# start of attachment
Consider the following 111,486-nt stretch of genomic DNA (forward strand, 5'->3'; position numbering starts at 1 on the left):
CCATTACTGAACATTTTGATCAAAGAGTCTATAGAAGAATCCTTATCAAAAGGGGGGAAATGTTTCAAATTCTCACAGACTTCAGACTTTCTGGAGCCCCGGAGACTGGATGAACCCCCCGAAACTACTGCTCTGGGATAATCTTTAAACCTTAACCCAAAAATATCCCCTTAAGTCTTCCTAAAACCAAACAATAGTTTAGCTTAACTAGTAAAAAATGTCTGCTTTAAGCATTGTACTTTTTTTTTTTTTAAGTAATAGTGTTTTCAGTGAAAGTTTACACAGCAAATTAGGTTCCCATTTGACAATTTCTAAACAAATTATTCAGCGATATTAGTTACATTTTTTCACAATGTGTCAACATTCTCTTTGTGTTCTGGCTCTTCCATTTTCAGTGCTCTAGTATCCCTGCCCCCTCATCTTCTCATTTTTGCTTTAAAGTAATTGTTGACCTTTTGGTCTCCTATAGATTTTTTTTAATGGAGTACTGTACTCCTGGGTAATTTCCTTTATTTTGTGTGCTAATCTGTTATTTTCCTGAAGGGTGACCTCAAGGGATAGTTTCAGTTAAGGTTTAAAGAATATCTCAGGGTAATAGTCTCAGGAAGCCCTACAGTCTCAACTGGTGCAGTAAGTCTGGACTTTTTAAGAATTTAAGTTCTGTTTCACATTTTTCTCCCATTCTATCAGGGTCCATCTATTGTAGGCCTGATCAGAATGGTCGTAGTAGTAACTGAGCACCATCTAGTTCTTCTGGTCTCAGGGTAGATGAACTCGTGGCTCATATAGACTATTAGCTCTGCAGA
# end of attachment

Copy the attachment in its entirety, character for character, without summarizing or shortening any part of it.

Consider the following 111,486-nt stretch of genomic DNA (forward strand, 5'->3'; position numbering starts at 1 on the left):
CCATTACTGAACATTTTGATCAAAGAGTCTATAGAAGAATCCTTATCAAAAGGGGGGAAATGTTTCAAATTCTCACAGACTTCAGACTTTCTGGAGCCCCGGAGACTGGATGAACCCCCCGAAACTACTGCTCTGGGATAATCTTTAAACCTTAACCCAAAAATATCCCCTTAAGTCTTCCTAAAACCAAACAATAGTTTAGCTTAACTAGTAAAAAATGTCTGCTTTAAGCATTGTACTTTTTTTTTTTTTAAGTAATAGTGTTTTCAGTGAAAGTTTACACAGCAAATTAGGTTCCCATTTGACAATTTCTAAACAAATTATTCAGCGATATTAGTTACATTTTTTCACAATGTGTCAACATTCTCTTTGTGTTCTGGCTCTTCCATTTTCAGTGCTCTAGTATCCCTGCCCCCTCATCTTCTCATTTTTGCTTTAAAGTAATTGTTGACCTTTTGGTCTCCTATAGATTTTTTTTAATGGAGTACTGTACTCCTGGGTAATTTCCTTTATTTTGTGTGCTAATCTGTTATTTTCCTGAAGGGTGACCTCAAGGGATAGTTTCAGTTAAGGTTTAAAGAATATCTCAGGGTAATAGTCTCAGGAAGCCCTACAGTCTCAACTGGTGCAGTAAGTCTGGACTTTTTAAGAATTTAAGTTCTGTTTCACATTTTTCTCCCATTCTATCAGGGTCCATCTATTGTAGGCCTGATCAGAATGGTCGTAGTAGTAACTGAGCACCATCTAGTTCTTCTGGTCTCAGGGTAGATGAACTCGTGGCTCATATAGACTATTAGCTCTGCAGA